Such two-level diplomacy enabled Ralph Bunche to negotiate the United Nations truce that confirmed Israel’s first territorial foothold while the United States agreed to pay Ibn Saud a hefty rental for its air-force base at Dhahran in Saudi Arabia. And when in 1949 the king asked for still more money, the sequel was the most explicit application yet of the cooperative policy of the State Department and the oil companies.
The plan, devised by Secretary Acheson’s aides in the National Security Council staff, upped aid to Ibn Saud’s income enormously but so unpublicly that it was all but invisible in the U.S.A. The State Department arranged to have Saudi Arabia adopt a corporation tax law. Lawyers from Wall Street were sent in to draft it—and to make sure that the law conformed with the tax-credit provisions of the U.S. Internal Revenue code. Next Aramco renegotiated the royalties payable to the king, greatly increasing them; but in the new contracts most of the royalties were reclassified as taxes. Then, on the unassailable proposition that double taxation of earnings was inherently unfair, the U.S. Treasury ruled that the oil companies would not be required to pay U.S corporate income taxes on their Saudi revenues, having already paid such taxes to the Saudi Arabian government.
By this neat trick Aramco, which in 1949 had paid U.S. taxes of $50 million, turned over only f 6 million to the U.S. Treasury in 1950. Instead, in 1950, Aramco paid exactly $44 million more than it had in 1949 to Ibn Saud’s coffers. It was a clear transfer of $44 million in American aid to the king, and the Saudi monarchy was confirmed in its anti-Communism. Not until a quarter of a century later, when the Senate Subcommittee on Multinational Corporations published the details, did it come out that the National Security Council had ordered the arrangement, for “national security” reasons.
With this deal, which cost them nothing, the companies announced in 1950 that they would guarantee the king a fifty-fifty profit split on all the crude oil pumped from his soil, a guarantee soon extended to Kuwait and other Persian Gulf sheikdoms. On the strength of these concessions to the Arabs, the United States entered into a 1950 tripartite pact with Britain and France, drastically limiting arms shipments into the Middle East—a move enhancing Israel’s chances of survival. The United States also took a hand in Iran. There the ultranationalist regime of Mohammed Mossadegh had seized British Petroleum’s assets, only to find that the international companies, closing ranks, made it impossible for Iran to find buyers for its nationalized oil. In 1953, when Mossadegh was reported making overtures to the Russians, the CIA, led by Secretary of State Dulles’ brother Alien, intervened to overthrow Mossadegh and restore the shah, who had fled to Europe.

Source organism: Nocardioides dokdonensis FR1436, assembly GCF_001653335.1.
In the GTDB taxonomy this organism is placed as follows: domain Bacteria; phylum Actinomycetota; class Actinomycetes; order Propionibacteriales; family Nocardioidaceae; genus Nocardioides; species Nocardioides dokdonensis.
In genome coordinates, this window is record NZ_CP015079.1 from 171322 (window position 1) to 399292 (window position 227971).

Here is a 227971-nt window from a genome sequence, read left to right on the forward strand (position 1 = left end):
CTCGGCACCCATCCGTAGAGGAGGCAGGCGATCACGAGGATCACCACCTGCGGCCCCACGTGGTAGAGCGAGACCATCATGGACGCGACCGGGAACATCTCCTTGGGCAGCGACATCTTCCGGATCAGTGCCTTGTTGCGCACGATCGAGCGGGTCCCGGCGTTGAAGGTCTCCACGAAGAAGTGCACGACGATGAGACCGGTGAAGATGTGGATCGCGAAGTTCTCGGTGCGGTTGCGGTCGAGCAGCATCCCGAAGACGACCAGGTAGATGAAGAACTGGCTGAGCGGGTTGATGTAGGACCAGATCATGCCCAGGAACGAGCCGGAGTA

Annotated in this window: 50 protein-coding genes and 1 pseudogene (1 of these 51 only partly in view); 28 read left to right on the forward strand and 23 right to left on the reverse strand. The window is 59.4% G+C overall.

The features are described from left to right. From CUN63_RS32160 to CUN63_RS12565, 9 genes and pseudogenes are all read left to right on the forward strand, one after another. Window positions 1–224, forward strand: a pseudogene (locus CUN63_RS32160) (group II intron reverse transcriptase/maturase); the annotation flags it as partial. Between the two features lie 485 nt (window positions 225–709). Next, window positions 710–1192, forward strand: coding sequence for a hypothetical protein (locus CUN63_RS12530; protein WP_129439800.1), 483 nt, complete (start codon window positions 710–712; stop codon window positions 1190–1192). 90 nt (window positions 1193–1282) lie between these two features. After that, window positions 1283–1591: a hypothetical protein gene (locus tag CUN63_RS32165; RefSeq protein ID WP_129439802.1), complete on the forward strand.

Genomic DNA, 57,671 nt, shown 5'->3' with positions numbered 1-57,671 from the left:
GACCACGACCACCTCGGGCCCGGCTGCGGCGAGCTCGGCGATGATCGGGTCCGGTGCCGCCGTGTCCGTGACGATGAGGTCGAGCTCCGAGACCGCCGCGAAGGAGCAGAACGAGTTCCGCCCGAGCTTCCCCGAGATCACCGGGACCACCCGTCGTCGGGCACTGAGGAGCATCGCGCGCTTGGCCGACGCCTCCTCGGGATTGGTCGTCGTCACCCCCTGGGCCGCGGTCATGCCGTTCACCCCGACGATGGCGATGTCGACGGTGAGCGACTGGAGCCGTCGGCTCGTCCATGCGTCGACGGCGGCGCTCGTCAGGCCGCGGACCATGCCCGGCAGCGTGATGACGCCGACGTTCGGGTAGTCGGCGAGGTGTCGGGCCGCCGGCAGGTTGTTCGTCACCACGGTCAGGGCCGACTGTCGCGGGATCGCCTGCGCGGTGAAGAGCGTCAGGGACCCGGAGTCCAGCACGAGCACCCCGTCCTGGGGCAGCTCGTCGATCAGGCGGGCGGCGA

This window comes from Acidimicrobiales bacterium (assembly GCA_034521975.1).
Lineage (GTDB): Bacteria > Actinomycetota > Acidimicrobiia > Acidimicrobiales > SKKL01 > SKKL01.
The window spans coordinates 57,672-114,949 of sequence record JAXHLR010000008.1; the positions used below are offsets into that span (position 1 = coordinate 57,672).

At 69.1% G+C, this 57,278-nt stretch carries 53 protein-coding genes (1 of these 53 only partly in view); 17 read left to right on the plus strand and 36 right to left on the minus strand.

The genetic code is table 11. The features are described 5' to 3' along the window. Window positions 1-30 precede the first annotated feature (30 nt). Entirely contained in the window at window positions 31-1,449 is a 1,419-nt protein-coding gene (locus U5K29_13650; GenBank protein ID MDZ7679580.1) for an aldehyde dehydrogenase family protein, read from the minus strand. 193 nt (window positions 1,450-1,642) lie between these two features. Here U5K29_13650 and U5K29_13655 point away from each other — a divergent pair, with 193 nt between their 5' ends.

The cooperative State Department-oil-company policy took it from there. State Department officials brought the five big American internationals (Jersey Standard, Socony, Socal, Texaco, and Gulf) into a new consortium shaped to reintroduce Iran’s oil into the world markets without upsetting the international price and allocation system. In the process, of course, the Americans cracked the last bastion of the former British oil monopoly. But the new deal, giving the shah the same tax benefits (and the same fifty-fifty profit split) as the other Persian Gulf oil chieftains, bound Iran to the anti-Communist camp as never before.
That raised America’s petroleum power to its peak in the Middle East and probably enabled the system to survive the disastrous 1956 Anglo-French invasion of Egypt and even Russia’s pro-Arab interventions, which began with the first Soviet-bloc arms sale to Egypt in 1955. The Eisenhower administration helped Israel open its new Red Sea port of Elath, and the oilmen even managed to get along without their Suez pipeline. Before the Egyptians blocked the Suez Canal in the 1956 war, 70 per cent of Europe’s oil had flowed through it. By the time of the 1967 Arab-Israeli war, when the canal was blocked again, the system had so far freed itself from dependence on Suez that most of the Persian Gulf oil was traveling around Africa’s Cape of Good Hope to market. The industry had built 250,000-ton supertankers of such surpassing efficiency that it became cheaper to transport the oil the long way around.
Such dexterous adjustments were all part of the split-level diplomacy that permitted the United States to keep Israel going and the oil flowing at the same time. So well did the system work and so copiously did it provide energy for the ever-growing demands of Europe and Japan that few noticed the flaw that appeared just when the setup was producing the stability and profits its State Department and oil-company managers had hoped for. This was the assumption, accepted with hardly a murmur in the early Cold War years, that the interests of the big oil companies were always identical with those of the nation.